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  1. Zaffarack

    Zaffarack New Member

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    Quick Question About a Comma

    Discussion in 'Word Mechanics' started by Zaffarack, Jun 13, 2013.

    Hey guys,

    I just had a really quick question regarding a comma in a sentence. Could anyone kindly let me know which of the following (basic, generic) sentences is grammatically correct (assuming one is, haha)?

    Version 1: The house was large, enormous, even.
    Version 2: The house was large, enormous even.

    Thank you in advance!
     
  2. jannert

    jannert Contributing Member Supporter Contributor

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    The second one seems grammatically correct, although it's a strange sentence, standing on it's own. The first one, if you left the comma in, would mean the house was large, enormous, and even!
     
  3. Wreybies

    Wreybies The Ops Pops Operations Manager Staff Contest Administrator Supporter Contributor

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    I say #2.

    The first one reads like a list of three qualities. The second comma makes me think you are using even in its other sense of smooth or consistant.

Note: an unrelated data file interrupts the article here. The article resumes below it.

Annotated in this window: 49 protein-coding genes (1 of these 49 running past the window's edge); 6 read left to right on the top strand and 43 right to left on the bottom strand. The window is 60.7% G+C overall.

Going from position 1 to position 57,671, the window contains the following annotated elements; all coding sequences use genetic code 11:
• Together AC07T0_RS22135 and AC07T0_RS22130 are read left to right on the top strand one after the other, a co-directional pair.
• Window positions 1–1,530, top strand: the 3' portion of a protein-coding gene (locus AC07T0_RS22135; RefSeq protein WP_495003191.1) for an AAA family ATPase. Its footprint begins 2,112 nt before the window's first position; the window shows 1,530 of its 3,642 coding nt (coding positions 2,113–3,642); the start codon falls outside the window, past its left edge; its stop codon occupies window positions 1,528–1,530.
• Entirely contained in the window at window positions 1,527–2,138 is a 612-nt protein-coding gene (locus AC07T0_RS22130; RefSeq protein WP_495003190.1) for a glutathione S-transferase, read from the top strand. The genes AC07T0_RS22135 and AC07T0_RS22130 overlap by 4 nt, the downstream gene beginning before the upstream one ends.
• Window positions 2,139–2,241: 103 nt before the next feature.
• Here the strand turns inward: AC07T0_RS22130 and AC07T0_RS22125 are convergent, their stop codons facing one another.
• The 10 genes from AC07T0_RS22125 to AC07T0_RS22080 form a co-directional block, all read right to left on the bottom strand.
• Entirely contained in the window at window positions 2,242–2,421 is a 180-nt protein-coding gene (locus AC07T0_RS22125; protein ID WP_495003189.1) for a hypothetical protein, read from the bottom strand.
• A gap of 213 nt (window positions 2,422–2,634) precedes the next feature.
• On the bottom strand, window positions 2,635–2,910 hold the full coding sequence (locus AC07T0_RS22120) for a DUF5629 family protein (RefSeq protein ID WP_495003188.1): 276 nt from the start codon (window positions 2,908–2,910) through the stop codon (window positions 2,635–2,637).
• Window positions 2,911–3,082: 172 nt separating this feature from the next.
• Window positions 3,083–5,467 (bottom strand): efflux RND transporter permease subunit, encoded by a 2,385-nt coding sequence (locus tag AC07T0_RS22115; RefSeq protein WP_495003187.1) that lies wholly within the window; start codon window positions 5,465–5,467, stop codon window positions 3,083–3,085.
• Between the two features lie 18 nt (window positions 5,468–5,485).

Edit ~ Jannart beat me to the punch. Great minds think alike. :)
     
  4. Zaffarack

    Zaffarack New Member

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    Alright, thank you both! Looks like the second option seems to be the way to go - and I know it might be a bit weird on its own, it's likely part of a larger sentence, but I didn't want to post the whole thing while I work it out (it would likely detract from the basic question). Again, I sincerely appreciate your quick replies, have a nice day!
     
  5. PeterJ

    PeterJ Member

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    The second one may be more "proper," but it makes me read it in Snaglepuss's voice :/
     
  6. GingerCoffee

    GingerCoffee Web Surfer Girl Contributor

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    #1 reads as, the house was 'even' and large and enormous. Clearly not what you meant but that's what putting the last comma does to the meaning.

    So I join the consensus, #2 is correct.
     
  7. Wreybies

    Wreybies The Ops Pops Operations Manager Staff Contest Administrator Supporter Contributor

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    LOL ;) As in, "Exit, stage left even!" :D
     
  8. huntsman40

    huntsman40 Active Member

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    While a comma does have some places you need to put one, and other places where it is up to the writer if they want to use one there themselves, there is one guide that can help you in some situations. When you have written your sentence, and you're not sure about it, speak it out aloud. A comma is a pause in speech and so you should find in many cases you can hear what sounds wrong and fix it like that.

    Of course this isn't a fix for everything, but it can solve you some of your sentence issues.
     
  9. Zaffarack

    Zaffarack New Member